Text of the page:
This is something I wanted to write about for a while, but lacked enough time to sit down and do it. While reading Lafcadio Hearn’s book Kokoro, I was particularly moved by one essay titled “In the Twilight of the Gods”. I am not sure if the essay is based on an actual event, or more of a dramatization, but the story is that Hearn is invited to meet a certain curio who needs his help evaluating some Japanese art. He’s taking to a go-down, where the curio displays an amazing array of statues:
In the dusk of the go-down the spectacle was more than weird: it was apparitional. Arhats and Buddhas and Bodhisattvas, and the shapes of a mythology older than they, filled all the shadowy space; not ranked by hierarchies, as in a temple, but mingled without order, as in a silent panic…I could at first discern little; then, as the dimness cleared, I began to distinguish personalities. I saw Kwannon, of many forms; Jizō, of many names. Shaka [Shakyamuni], Yakushi, Amida, the Buddhas and their disciples.
The curio describes them as josses, which is a pidgin word for Asian “idols” and tells Hearn the cost:
He clapped his hand on my shoulder, and exclaimed triumphantly in my ear, “Cost me fifty thousand dollars.”
But the images themselves told me how much more was their cost to forgotten piety, notwithstanding the cheapness of artistic labor. Also they told me of the dead millions whose pilgrim feet had worn hollow the steps leading to shrines, of the buried mothers who used to suspend little baby dresses before their altars, of the generations of children taught to murmur prayers to them, of the countless sorrows and hopes confided to them.
Then the curio points out a statue of note (emphasis added by Hearn, not me):
He pointed to a figure resting upon a triple golden lotos [sic], — Avalokitesvara: she “who looketh down above the sound of prayer.”… Storms give way to her name. Fire is quenched by her name. Demons vanish at the sound of her name. By her name one may stand firm in the sky, like a sun… The delicacy of the limbs, the tenderness of the smile, were dreams of the Indian paradise.
Later the curio talks about selling to the British Museum, but first thought of making money displaying the idols London:
“Well, I first want to get up a show,” he replied. “There’s money to be made by a show of josses in London. London people never saw anything like this in their lives. Then the church folks help that sort of a show, if you manage them properly: it advertises the missions. ‘Heathen idols from Japan!’ …”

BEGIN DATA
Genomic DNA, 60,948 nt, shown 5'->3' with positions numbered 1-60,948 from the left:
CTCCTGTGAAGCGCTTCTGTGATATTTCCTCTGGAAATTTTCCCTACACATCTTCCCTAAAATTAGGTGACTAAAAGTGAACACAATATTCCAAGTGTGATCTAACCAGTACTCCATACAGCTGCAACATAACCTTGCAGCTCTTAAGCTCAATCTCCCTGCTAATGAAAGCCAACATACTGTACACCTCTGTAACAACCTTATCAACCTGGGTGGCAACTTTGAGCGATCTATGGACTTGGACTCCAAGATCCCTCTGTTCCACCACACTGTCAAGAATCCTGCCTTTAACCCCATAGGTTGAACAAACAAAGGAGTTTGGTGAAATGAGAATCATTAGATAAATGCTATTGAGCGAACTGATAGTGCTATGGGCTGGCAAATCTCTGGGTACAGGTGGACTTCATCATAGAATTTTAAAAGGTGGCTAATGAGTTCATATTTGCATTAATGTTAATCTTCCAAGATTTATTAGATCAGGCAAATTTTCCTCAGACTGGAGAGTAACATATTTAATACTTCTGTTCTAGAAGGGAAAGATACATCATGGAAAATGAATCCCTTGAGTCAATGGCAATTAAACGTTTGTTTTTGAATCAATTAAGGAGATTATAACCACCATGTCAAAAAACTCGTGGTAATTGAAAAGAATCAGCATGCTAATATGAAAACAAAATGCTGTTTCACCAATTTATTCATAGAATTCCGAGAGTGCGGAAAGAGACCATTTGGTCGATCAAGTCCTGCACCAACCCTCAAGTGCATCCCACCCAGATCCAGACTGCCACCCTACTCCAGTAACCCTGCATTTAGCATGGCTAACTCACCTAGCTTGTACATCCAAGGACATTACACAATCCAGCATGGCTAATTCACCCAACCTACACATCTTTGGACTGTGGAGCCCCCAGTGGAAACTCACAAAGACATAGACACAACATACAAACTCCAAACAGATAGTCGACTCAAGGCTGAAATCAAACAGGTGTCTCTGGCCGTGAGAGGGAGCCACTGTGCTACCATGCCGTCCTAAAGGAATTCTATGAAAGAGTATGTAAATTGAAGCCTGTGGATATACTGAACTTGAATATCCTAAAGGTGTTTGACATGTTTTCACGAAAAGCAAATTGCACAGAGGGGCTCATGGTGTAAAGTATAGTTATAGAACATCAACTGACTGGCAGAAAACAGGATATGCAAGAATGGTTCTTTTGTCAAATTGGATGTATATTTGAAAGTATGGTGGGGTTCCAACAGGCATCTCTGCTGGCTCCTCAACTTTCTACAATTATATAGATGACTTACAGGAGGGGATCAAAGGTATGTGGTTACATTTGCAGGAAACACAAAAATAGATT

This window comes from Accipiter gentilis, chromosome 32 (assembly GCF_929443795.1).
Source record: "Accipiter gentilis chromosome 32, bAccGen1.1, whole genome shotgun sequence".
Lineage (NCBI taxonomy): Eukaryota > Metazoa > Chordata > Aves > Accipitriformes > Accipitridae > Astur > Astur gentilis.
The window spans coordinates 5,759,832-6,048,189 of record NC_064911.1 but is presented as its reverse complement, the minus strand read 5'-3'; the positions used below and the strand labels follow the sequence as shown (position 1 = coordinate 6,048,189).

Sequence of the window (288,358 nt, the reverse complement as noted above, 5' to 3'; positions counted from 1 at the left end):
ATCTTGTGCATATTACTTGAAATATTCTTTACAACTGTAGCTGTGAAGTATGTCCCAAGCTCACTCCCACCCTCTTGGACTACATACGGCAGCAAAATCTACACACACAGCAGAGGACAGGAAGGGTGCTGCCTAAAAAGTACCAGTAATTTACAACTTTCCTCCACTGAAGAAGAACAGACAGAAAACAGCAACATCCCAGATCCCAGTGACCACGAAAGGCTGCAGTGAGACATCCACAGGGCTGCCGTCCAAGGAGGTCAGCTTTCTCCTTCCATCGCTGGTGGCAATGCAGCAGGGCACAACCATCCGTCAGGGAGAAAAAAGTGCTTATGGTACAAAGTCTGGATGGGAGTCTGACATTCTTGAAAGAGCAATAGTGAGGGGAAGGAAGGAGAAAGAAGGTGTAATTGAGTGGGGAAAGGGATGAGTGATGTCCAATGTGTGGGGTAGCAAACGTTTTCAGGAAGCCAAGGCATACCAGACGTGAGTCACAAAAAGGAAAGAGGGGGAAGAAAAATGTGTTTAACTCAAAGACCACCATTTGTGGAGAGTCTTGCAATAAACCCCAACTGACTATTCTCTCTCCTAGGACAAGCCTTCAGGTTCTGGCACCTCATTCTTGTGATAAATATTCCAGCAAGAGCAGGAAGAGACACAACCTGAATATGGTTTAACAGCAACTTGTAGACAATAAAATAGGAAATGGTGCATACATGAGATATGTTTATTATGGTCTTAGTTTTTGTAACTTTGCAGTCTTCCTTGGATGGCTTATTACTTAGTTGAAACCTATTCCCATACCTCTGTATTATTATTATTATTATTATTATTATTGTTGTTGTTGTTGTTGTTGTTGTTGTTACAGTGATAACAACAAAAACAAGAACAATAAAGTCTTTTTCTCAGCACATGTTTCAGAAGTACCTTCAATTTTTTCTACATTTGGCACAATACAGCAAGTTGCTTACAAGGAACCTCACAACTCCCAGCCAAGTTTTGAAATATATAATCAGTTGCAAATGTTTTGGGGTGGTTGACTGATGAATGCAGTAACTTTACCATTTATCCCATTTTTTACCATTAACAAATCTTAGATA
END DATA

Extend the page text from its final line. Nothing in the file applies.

They view more beautiful statues: the statue of baby Shakyamuni taking seven steps, the Four Guardian Kings, and so on. The curio mistakes the cross-shaped stand of the statues as a sign they’re trampling on the cross, and thinks to advertise this as from the old Tokugawa-era persecution of Christianity, but Hearn corrects him and points out they’re really just stands. Changing subject to bronze, the curio talks about his attempt to purchase the Great Buddha of Kamakura for its bronze:
“For old bronze?” I queried.
“Yes. We calculated the weight of the metal, and formed a syndicate. Our first offer was thirty thousand. We could have made a big profit, for there’s a good deal of gold and silver in that work. The priests wanted to sell, but the people wouldn’t let them.”
As the two men left Hearn offers a final parting thought that I thought was the most beautiful of all:
Then I fancied them immured somewhere in that vast necropolis of dead gods, under the gloom of a pea-soup-fog, chambered with forgotten divinities of Egypt or Babylon, and trembling faintly at the roar of London,— all to what end? Perhaps to aid another Alma Tadema to paint the beauty of another vanished civilization; perhaps to assist the illustration of an English Dictionary of Buddhism; perhaps to inspire some future laureate with a metaphor startling as Tennyson’s figure of the “oiled and curled Assyrian bull.” Assuredly they would not be preserved in vain. The thinkers of a less conventional and selfish era would teach new reverence for them. Each eidolon shaped by human faith remains the shell of a truth eternally divine; and even the shell itself may hold a ghostly power. The soft serenity, the passionless tenderness, of these Buddha faces might yet give peace of soul to a West weary of creeds transformed into conventions, eager for the coming of another teacher to proclaim, “I have the same feeling for the high as for the low, for the moral as for the immoral, for the depraved as for the virtuous, for those holding sectarian views and false opinions as for those whose beliefs are good and true.“
Given the constant debate about the commercialization of Buddhism in the West, I found this essay enlightening and made me rethink some things, especially the final paragraph.
Namu Amida Butsu
P.S. You can read the full story here online at Project Gutenberg. It’s chapter 9.